Once, a long time past, I wrote an article about the prevalence of passivity within the Pagan and Heathen community. In fact I may have even written two articles, one specifically one the lack of desire to take active magical (for lack of a better term) action for fear of having to take responsibility for the consequences of that action and one specifically about the prevalence of anti-confrontational thought, avoidance of conflict and the distancing of Pagans and Heathens from all forms of violence. This time the seeming inability of Pagans and Heathens to simply say ‘no’ is my focus. It’s something that has often given rise to a voice of concern within me, not simply because of the prevalence but because ‘no’ is one of the most fundamental mechanisms by which we as humans learn as children. On the face of things this might seem to be a large leap, but there is logic to it – logic itself is another reason why the lack of ‘no’ causes me concern.
Being denied something by a figure of power and authority is what drives us to learn as a child. In those situations the figure of power and authority is our parent or parents. For Pagans and Heathens the only figures of power and authority are those who have become widely recognised leaders within the community, or those who are teachers. What little pedagogy I studied in University is predominantly lost to me, however the reasons why saying ‘no’ forces a person to learn should be obvious. In the case of children it presents as a challenge to be overcome in some way. In the case of Pagans and Heathens it also presents a challenge to be overcome, but ought to also be accompanied with a reason why to guide them. Doing this in an environment such as Paganism and Heathenry does have its pitfalls, but in some respects that only makes it more necessary.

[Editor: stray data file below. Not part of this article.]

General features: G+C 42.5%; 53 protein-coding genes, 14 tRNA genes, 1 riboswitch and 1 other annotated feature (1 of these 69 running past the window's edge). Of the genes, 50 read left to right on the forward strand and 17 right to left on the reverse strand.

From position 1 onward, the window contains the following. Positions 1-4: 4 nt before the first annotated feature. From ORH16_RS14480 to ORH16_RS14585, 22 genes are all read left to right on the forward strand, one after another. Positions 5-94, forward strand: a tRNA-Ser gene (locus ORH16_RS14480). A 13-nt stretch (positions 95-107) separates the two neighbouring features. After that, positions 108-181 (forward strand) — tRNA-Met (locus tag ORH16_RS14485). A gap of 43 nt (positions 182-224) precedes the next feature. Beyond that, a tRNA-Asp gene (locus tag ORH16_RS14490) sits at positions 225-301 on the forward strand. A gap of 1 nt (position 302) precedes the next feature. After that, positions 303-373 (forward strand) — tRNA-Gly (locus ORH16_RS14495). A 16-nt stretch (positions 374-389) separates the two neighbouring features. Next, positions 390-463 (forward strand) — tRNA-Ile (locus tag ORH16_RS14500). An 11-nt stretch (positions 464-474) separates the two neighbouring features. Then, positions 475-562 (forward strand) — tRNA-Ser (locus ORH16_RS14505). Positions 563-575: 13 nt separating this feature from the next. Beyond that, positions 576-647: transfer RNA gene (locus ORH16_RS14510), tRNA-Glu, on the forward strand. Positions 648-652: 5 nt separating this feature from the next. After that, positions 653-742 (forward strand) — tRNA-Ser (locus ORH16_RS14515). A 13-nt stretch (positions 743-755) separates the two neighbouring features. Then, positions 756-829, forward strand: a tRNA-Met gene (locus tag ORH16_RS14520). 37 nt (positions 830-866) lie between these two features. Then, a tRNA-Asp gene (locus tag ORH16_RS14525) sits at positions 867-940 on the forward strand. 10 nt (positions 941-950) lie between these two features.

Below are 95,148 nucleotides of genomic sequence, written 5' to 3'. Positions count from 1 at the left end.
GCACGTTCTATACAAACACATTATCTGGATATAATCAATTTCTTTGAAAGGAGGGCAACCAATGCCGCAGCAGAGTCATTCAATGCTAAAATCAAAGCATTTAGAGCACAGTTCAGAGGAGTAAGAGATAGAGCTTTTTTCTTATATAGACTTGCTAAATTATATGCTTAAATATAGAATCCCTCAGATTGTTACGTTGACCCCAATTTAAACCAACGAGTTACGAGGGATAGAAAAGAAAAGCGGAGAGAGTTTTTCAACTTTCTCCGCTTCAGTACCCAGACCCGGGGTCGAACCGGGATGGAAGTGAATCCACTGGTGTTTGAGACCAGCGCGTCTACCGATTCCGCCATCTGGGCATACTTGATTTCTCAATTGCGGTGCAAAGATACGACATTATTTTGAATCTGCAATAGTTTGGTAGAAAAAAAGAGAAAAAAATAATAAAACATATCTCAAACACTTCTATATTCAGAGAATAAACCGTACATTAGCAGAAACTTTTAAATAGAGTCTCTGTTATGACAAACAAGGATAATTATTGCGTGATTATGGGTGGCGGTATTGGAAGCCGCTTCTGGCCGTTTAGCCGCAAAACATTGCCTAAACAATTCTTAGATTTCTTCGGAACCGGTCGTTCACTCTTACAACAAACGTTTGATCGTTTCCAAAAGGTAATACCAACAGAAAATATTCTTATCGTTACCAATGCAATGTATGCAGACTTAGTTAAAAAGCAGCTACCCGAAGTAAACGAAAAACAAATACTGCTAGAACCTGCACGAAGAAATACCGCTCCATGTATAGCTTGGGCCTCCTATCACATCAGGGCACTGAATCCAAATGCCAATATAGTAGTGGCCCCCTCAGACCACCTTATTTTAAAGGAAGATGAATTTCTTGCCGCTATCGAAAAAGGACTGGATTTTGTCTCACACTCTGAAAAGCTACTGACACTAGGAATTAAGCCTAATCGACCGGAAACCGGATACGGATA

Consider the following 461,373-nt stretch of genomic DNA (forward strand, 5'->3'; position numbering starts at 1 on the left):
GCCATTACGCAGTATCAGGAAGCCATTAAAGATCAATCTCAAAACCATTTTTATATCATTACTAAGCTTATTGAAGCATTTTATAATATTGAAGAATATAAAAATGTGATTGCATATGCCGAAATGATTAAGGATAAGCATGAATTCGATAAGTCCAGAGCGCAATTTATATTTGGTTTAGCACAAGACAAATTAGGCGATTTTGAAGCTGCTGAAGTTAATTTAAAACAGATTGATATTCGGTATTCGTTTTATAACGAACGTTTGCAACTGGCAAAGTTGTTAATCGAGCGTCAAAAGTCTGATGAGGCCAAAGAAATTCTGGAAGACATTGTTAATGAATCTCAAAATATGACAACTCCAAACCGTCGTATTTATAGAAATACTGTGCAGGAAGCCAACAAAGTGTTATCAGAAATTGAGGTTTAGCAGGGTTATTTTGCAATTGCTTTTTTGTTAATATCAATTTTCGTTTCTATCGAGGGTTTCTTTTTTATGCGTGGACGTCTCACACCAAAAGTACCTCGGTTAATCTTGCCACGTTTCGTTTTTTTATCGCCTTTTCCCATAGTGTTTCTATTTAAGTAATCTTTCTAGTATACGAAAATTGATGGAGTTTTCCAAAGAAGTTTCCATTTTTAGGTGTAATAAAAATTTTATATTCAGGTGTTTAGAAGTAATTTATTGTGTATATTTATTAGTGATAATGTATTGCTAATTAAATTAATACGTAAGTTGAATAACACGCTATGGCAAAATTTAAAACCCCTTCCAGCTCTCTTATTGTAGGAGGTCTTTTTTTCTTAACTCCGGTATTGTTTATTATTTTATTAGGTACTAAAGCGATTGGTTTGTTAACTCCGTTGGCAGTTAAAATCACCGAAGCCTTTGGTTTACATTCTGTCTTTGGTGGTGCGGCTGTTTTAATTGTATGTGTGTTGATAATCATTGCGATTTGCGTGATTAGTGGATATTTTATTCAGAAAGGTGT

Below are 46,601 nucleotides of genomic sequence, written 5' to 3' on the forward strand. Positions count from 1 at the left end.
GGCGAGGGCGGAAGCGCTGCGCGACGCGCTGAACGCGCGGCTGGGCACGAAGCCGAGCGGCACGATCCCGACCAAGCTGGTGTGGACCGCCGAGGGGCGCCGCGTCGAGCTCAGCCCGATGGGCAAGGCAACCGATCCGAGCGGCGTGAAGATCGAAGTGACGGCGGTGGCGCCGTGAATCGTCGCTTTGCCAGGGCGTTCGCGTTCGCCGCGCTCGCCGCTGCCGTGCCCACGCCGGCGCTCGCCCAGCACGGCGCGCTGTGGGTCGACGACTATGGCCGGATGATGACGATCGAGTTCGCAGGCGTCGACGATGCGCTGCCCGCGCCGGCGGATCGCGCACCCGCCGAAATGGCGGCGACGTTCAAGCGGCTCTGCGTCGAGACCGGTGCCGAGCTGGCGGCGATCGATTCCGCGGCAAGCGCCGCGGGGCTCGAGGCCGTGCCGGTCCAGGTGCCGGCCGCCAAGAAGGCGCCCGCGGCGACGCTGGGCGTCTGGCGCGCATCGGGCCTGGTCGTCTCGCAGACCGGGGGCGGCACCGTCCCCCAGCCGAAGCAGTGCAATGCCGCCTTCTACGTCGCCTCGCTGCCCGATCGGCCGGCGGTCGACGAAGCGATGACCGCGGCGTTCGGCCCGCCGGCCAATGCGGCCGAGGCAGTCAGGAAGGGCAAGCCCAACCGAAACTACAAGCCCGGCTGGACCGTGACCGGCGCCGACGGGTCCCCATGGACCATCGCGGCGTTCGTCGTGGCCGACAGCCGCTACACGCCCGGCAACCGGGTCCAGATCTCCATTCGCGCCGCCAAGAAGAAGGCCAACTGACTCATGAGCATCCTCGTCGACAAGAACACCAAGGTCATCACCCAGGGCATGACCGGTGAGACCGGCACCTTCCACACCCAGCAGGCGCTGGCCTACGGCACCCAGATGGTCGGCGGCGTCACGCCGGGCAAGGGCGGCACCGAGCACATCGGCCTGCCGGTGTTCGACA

Something that would be hard to deny about Paganism and Heathenry is that there is a prominent mental component. Whether this takes the form of contemplation or intellectual pursuit, meditation or otherwise; all are a mental function. To say ‘no’ to someone in such a situation doesn’t mean that you disagree with them, only that there is something you think they need to consider. Additional consideration gives rise to my favourite question: why, which itself gives rise to systemic logic. Which is where this starts and ends for me. Logic is a term that often conveys a cold, mechanical structure but really it also has a meaning that is no more than ‘how does this make sense?’ Saying ‘no’ to a Pagan or a Heathen really does necessitate something extra, a question or a qualifier, because saying ‘no’ is meant to be a learning experience. Really, even what is actually said ‘No, that’s wrong’ what is being meant is ‘No, that doesn’t make sense; no disagreement is necessary.